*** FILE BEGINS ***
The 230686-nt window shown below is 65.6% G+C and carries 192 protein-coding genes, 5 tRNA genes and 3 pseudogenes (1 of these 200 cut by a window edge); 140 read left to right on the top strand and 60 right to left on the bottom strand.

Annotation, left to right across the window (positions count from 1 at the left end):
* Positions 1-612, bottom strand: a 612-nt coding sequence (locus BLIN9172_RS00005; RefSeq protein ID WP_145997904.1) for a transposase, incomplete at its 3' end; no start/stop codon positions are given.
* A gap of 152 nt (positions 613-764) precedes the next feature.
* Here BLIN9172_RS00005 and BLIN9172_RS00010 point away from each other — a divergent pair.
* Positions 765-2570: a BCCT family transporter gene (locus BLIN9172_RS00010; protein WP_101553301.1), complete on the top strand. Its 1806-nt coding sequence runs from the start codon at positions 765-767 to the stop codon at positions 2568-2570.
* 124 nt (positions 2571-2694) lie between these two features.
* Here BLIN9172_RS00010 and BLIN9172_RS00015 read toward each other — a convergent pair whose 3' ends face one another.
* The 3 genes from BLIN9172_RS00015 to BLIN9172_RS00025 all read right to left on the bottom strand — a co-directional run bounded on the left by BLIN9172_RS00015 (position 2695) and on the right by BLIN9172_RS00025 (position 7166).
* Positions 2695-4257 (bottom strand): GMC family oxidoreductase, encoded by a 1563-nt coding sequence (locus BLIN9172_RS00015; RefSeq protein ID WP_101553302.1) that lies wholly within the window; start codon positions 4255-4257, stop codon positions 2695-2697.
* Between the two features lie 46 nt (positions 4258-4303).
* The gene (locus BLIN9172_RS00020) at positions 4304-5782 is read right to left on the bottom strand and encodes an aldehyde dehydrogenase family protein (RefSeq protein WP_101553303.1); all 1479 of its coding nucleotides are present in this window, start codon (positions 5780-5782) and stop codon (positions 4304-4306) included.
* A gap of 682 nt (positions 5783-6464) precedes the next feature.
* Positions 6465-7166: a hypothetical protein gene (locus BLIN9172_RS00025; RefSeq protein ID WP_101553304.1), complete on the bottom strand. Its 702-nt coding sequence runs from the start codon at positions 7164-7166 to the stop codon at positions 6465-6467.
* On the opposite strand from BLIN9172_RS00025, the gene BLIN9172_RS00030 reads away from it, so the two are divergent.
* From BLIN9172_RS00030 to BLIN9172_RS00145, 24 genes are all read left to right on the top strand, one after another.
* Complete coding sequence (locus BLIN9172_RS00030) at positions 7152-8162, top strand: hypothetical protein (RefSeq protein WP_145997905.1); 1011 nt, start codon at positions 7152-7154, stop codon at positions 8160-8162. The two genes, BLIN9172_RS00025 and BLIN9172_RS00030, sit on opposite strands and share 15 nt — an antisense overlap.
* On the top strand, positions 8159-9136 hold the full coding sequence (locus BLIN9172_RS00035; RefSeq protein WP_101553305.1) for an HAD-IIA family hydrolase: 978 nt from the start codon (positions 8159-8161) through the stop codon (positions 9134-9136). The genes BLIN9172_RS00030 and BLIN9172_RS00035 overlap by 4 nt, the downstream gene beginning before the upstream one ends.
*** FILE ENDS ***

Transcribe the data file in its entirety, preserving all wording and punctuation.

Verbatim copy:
The 230686-nt window shown below is 65.6% G+C and carries 192 protein-coding genes, 5 tRNA genes and 3 pseudogenes (1 of these 200 cut by a window edge); 140 read left to right on the top strand and 60 right to left on the bottom strand.

Annotation, left to right across the window (positions count from 1 at the left end):
* Positions 1-612, bottom strand: a 612-nt coding sequence (locus BLIN9172_RS00005; RefSeq protein ID WP_145997904.1) for a transposase, incomplete at its 3' end; no start/stop codon positions are given.
* A gap of 152 nt (positions 613-764) precedes the next feature.
* Here BLIN9172_RS00005 and BLIN9172_RS00010 point away from each other — a divergent pair.
* Positions 765-2570: a BCCT family transporter gene (locus BLIN9172_RS00010; protein WP_101553301.1), complete on the top strand. Its 1806-nt coding sequence runs from the start codon at positions 765-767 to the stop codon at positions 2568-2570.
* 124 nt (positions 2571-2694) lie between these two features.
* Here BLIN9172_RS00010 and BLIN9172_RS00015 read toward each other — a convergent pair whose 3' ends face one another.
* The 3 genes from BLIN9172_RS00015 to BLIN9172_RS00025 all read right to left on the bottom strand — a co-directional run bounded on the left by BLIN9172_RS00015 (position 2695) and on the right by BLIN9172_RS00025 (position 7166).
* Positions 2695-4257 (bottom strand): GMC family oxidoreductase, encoded by a 1563-nt coding sequence (locus BLIN9172_RS00015; RefSeq protein ID WP_101553302.1) that lies wholly within the window; start codon positions 4255-4257, stop codon positions 2695-2697.
* Between the two features lie 46 nt (positions 4258-4303).
* The gene (locus BLIN9172_RS00020) at positions 4304-5782 is read right to left on the bottom strand and encodes an aldehyde dehydrogenase family protein (RefSeq protein WP_101553303.1); all 1479 of its coding nucleotides are present in this window, start codon (positions 5780-5782) and stop codon (positions 4304-4306) included.
* A gap of 682 nt (positions 5783-6464) precedes the next feature.
* Positions 6465-7166: a hypothetical protein gene (locus BLIN9172_RS00025; RefSeq protein ID WP_101553304.1), complete on the bottom strand. Its 702-nt coding sequence runs from the start codon at positions 7164-7166 to the stop codon at positions 6465-6467.
* On the opposite strand from BLIN9172_RS00025, the gene BLIN9172_RS00030 reads away from it, so the two are divergent.
* From BLIN9172_RS00030 to BLIN9172_RS00145, 24 genes are all read left to right on the top strand, one after another.
* Complete coding sequence (locus BLIN9172_RS00030) at positions 7152-8162, top strand: hypothetical protein (RefSeq protein WP_145997905.1); 1011 nt, start codon at positions 7152-7154, stop codon at positions 8160-8162. The two genes, BLIN9172_RS00025 and BLIN9172_RS00030, sit on opposite strands and share 15 nt — an antisense overlap.
* On the top strand, positions 8159-9136 hold the full coding sequence (locus BLIN9172_RS00035; RefSeq protein WP_101553305.1) for an HAD-IIA family hydrolase: 978 nt from the start codon (positions 8159-8161) through the stop codon (positions 9134-9136). The genes BLIN9172_RS00030 and BLIN9172_RS00035 overlap by 4 nt, the downstream gene beginning before the upstream one ends.